She is a 1925 British-German fantasy adventure film made by Reciprocity Films, co-directed by Leander de Cordova and G. B. Samuelson, and starring Betty Blythe, Carlyle Blackwell and Mary Odette. It was filmed in Berlin by a British film company as a co-production, and based on H. Rider Haggard's 1887 novel of the same name. According to the opening credits, the intertitles were specially written for the film by Haggard himself; he died in 1925, the year the film was made, and never got to see the finished film. The film still exists in its complete form today.
The Terror is a 1928 early American, pre-Code, horror film written by Harvey Gates and directed by Roy Del Ruth, based on the 1927 play of the same name by Edgar Wallace. It was the second "all-talking" motion picture released by Warner Bros.. The film was also the first all-talking horror film, made using the Vitaphone sound-on-disc system.
Maria Marten is a 1928 British silent drama film directed by Walter West starring Trilby Clark, Warwick Ward and Dora Barton. It is based on the real story of the Red Barn Murder in the 1820s, and is one of five film versions of the events. The film shifted the action to fifty years earlier to the height of the Georgian era. This was the last of the silent film adaptations of the Maria Marten story, and its success paved the way for the much better 1935 sound film remake starring Tod Slaughter. A 35mm print of the 1928 silent film exists in the British Film Institute's archives.
Lord Arthur Saville's Crime is a 1920 Hungarian silent crime film directed by Pál Fejös and starring Ödön Bárdi, Lajos Gellért and Margit Lux. It was also released as both Mark of the Phantom and Lidercnyomas. The film was based on the 1891 short story Lord Arthur Savile's Crime by Oscar Wilde. It was one of Pal Fejos' earliest films and is now considered lost. It was photographed by Jozsef Karban.
Orphan of Lowood is a 1926 German silent drama film directed by Curtis Bernhardt and starring Evelyn Holt, Olaf Fønss and Dina Diercks. It is based on the 1847 British novel Jane Eyre by Charlotte Brontë. It was shot at the Terra Studios in Marienfelde. Jane Eyre was remade as a sound film in 1934. Director Bernhardt, a Jew wanted by the Gestapo, escaped from Nazi Germany and immigrated to Hollywood where he directed films for MGM, RKO, Columbia Pictures and Warner Brothers.
In Old Kentucky is a 1919 American silent drama film produced by Louis B. Mayer and distributed through First National Attractions, later First National Pictures. The picture was directed by Marshall Neilan and starred Anita Stewart. It was based on the play In Old Kentucky by Charles T. Dazey.
The Monster of Frankenstein is a 1920 Italian silent horror film, produced by Luciano Albertini, directed by Eugenio Testa, starring Luciano Albertini, Aldo Mezzanotte and Umberto Guarracino, and is an adaptation of Mary Shelley's 1818 novel Frankenstein; or, The Modern Prometheus. It was one of a very few Italian horror films produced in the silent era, since after Benito Mussolini seized control of the country, horror films were strictly forbidden. The Mary Shelley novel had been filmed twice before during the silent era, as Thomas Edison's Frankenstein (1910) and as Life Without Soul (1915).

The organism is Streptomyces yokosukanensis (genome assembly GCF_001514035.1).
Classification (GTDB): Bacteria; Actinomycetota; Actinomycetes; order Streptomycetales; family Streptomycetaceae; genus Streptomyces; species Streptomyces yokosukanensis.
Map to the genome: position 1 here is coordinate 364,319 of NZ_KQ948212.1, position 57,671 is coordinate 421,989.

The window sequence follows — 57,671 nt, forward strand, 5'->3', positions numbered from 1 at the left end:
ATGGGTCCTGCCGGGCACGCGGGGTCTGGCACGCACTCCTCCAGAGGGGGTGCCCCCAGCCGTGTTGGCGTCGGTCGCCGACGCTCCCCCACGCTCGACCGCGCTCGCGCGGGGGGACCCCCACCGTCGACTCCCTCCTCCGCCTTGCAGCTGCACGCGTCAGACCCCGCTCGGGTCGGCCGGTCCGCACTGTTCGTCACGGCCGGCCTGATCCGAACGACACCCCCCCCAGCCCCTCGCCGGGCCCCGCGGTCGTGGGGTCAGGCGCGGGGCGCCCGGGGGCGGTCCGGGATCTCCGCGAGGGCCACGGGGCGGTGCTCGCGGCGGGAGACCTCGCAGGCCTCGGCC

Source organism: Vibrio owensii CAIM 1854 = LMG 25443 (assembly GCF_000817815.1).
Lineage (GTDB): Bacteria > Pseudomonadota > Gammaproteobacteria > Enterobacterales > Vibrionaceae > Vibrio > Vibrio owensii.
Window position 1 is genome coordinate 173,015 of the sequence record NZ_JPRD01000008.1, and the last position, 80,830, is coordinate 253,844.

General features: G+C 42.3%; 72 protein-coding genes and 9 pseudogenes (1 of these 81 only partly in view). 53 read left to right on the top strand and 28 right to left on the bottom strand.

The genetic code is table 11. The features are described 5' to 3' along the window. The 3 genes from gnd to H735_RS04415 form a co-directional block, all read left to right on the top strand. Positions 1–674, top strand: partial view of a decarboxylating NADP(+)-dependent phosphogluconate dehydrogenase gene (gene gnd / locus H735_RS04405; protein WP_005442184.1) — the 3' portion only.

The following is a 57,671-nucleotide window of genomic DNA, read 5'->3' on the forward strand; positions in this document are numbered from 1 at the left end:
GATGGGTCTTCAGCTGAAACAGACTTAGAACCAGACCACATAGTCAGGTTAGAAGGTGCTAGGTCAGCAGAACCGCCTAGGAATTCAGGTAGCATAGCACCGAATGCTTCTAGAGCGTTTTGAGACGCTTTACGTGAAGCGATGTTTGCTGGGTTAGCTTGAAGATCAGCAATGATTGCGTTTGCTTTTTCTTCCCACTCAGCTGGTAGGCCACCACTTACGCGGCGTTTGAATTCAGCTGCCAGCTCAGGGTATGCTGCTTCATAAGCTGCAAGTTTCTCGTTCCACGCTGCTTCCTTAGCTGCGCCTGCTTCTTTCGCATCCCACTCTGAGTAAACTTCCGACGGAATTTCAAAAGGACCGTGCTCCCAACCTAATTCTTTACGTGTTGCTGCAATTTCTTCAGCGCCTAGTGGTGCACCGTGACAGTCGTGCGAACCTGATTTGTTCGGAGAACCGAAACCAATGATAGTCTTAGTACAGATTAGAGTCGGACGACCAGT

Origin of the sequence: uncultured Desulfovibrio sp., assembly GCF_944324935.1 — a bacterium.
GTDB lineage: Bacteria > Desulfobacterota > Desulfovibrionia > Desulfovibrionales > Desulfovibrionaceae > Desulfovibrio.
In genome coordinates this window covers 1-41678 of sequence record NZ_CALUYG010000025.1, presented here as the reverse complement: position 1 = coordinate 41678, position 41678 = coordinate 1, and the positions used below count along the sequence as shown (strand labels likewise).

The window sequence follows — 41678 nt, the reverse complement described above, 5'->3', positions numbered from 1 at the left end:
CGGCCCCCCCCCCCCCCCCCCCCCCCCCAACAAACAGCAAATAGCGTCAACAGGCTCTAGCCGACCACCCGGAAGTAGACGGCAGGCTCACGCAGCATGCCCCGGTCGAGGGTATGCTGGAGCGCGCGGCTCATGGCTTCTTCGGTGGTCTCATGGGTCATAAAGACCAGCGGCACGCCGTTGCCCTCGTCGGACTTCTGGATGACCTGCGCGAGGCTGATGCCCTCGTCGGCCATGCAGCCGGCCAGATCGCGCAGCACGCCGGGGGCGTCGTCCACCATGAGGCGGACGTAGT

Stark Mad is a 1929 American pre-Code adventure film produced and distributed by Warner Bros., directed by Lloyd Bacon, and starring H. B. Warner, Louise Fazenda, Jacqueline Logan and Henry B. Walthall. This lurid jungle melodrama was an attempt to emulate the then-popular jungle horror films being made at the time by Tod Browning and Lon Chaney. The film was unusual in that it is set in the jungles of Central America rather than Africa.
The Witching Hour is a 1921 American silent drama film directed by William Desmond Taylor and written by Julia Crawford Ivers, adapting the 1907 stage play by Augustus E. Thomas. The film stars Elliott Dexter, Winter Hall, Ruth Renick, Robert Cain, A. Edward Sutherland, Mary Alden, and F. A. Turner. The film was released on April 10, 1921, by Paramount Pictures.
The Monkey's Paw is a 1923 British silent horror film directed by Manning Haynes and starring Moore Marriott, Marie Ault and Charles Ashton. It is an adaptation of W. W. Jacobs's 1902 short story "The Monkey's Paw". The short story was made into a 1907 one-act play by Louis N. Parker, elements of which were also incorporated into this 1923 British film by screenwriter Lydia Hayward.
Go and Get It is a 1920 American silent comedy-drama mystery film directed by Marshall Neilan and Henry Roberts Symonds and written by Marion Fairfax. The film stars Pat O'Malley, Wesley Barry, Noah Beery Sr. and Agnes Ayres. The cinematographer was David Kesson. The film was released on July 18, 1920 by First National Exhibitors' Circuit.